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Optimising Storage Architectures for SSD

Optimising Storage Architectures for SSD

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Last week I attended Hitachi’s 2012 Blogger Day.  Aside from catching up with some old friends, we were presented with some NDA stuff which will see the light of day soon.  In the meantime, I want to talk about a press release Hitachi made while I was still on holiday (and clearly missed as I returned, somewhat jetlagged).

Previously I’ve discussed how solid-state arrays need to be optimised in their design to get the best out of the technology.  Traditional arrays were designed to cope with the hard drive as the slowest component in the architecture.  IP was built around squeezing the best performance out of spinning media.  Startups in the all-flash array market have created new products that work in exactly the same way; they are designed to get the best out of solid state media, including all its good points and bad points.

Whilst I still believe that all-flash arrays built from the ground up will have the advantage (especially in delivering low latency rather than purely high IOPS), Hitachi’s announcement of their Flash Acceleration firmware release for VSP (which looks to have been made in true deprecating style) shows that current hardware could be tweaked to be more efficient with SSD technology.  In fact, the improvements are significant, with an all-flash VSP producing a claimed 1,000,000 IOPS.  I questioned Patrick Allaire (Marketing VP for VSP who possibly needs to tweet a little more) on this magical 1 million number, which let’s face it, is purely a marketing term.  He indicated that the lab testing had pushed workloads to higher values (around 1.2m IOPS), but getting to the 1 million mark sends the message Hitachi are looking to convey, and that’s that their VSP architecture continues to deliver on performance.  The enhancements provide 3x scalability on the current VSP, in terms of IOPS, with a 65% reduction in I/O response time.  Incidentally, the enhancements also improve performance/throughput with arrays built on traditional disks too.  The only downside to this new firmware release is that it comes as a chargeable item (albeit with a free trial first).  I think if Hitachi want competitive advantage in this market, then that should release this firmware as a free upgrade, as it would show commitment to delivering the best possible products to their customers.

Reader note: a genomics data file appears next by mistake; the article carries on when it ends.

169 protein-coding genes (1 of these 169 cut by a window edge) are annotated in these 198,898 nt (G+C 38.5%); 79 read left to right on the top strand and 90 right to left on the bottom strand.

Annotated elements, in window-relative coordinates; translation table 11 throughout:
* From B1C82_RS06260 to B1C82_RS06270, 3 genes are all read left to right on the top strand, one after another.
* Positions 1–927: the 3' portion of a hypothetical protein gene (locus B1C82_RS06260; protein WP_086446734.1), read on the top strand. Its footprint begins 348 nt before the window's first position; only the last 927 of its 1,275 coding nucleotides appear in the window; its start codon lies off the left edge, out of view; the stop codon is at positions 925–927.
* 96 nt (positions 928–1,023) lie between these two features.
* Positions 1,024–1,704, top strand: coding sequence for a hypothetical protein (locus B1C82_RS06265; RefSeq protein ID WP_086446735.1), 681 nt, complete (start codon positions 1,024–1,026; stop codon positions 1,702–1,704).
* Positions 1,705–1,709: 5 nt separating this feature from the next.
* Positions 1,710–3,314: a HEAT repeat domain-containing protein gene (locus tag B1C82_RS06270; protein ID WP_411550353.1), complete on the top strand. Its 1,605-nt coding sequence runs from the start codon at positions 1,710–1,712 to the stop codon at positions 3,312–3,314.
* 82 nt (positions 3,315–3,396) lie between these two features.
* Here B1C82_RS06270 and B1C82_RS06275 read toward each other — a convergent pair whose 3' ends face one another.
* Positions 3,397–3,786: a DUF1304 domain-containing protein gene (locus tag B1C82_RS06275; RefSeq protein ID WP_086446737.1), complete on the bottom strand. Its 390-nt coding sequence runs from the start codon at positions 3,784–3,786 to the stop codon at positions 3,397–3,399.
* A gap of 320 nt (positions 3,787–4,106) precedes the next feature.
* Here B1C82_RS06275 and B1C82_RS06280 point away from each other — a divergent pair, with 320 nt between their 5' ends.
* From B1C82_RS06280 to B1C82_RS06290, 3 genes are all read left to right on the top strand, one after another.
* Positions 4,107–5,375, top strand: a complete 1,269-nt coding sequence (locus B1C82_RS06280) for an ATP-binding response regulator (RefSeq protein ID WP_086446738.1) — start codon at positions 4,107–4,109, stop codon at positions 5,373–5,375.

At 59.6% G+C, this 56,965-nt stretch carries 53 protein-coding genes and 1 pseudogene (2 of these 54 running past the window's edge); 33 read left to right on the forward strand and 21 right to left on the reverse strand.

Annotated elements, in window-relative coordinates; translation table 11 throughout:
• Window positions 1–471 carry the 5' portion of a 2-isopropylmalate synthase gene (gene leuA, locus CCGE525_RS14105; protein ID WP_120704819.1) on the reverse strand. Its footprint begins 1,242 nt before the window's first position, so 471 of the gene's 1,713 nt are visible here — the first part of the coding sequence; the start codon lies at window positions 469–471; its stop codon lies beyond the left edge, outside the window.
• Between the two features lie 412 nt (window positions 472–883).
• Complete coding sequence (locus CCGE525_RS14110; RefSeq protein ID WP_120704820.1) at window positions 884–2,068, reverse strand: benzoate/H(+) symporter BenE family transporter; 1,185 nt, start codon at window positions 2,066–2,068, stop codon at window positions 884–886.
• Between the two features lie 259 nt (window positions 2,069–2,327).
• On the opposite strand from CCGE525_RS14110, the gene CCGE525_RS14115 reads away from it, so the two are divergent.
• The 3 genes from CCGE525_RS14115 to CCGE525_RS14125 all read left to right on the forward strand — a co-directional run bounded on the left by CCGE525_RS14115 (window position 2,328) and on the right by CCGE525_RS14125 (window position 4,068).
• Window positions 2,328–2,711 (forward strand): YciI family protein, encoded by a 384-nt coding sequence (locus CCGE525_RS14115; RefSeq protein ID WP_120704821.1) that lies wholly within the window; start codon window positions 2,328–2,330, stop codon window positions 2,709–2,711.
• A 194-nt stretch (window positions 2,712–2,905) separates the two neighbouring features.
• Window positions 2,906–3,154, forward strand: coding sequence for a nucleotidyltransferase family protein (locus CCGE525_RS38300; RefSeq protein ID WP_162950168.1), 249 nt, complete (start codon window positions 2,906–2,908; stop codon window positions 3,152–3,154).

Of course Hitachi are not the first “top six” storage vendor to claim high performance, however from what I can see, they are the first to put a number to their array capability.  Hitachi did present a slide indicating EMC had quoted the VMAX- 40K at 810,000 IOPS during EMC World 2012.  As I didn’t attend that event, I can’t comment on the accuracy of that figure, however I have tried to corroborate the number through EMC blogs, presentation material and so on and have no success in doing so.  In fact, Chad Sakacc on his EMC blog at Virtual Geek has a post highlighting the technical benefits of the 40K without a single quantifiable performance figure.  If anyone has a referenceable source then please let me know and I will update this post.

What’s Next?

Hitachi also announced some details of their new flash controller architecture.  This is due to offer greater sustained throughput, 5+ years endurance, zero block compression/dedupe and security functionality.  Look out for more on that as the news becomes public.  I have a feeling that this will be only the start of an evolving strategy and we will see many more announcements in the coming months.

The Architect’s View

The all-flash array market is maturing nicely.  We can see products at all levels; replacing traditional HDDs in arrays, as dedicated flash appliances and of course integrated into the host.  Hitachi have some way to go in order to catch up with this expansive market place and the Flash Acceleration code is only a first step.  Already, other vendors are moving into delivering converged flash solutions; that is, they are integrating the intelligence between host and array flash to provide added value, but possibly more important to secure customer lockin.  Hitachi needs to make sure the future doesn’t lock them out.

 

Disclaimer: I recently attended the Hitachi Bloggers’ Day 2012.  My flights and accommodation were covered by Hitachi during the trip, however there is no requirement for me to blog about any of the content presented and I am not compensated in any way for my time when attending the event.  Some materials presented were discussed under NDA and don’t form part of my blog posts, but could influence future discussions.

 

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About Chris M Evans

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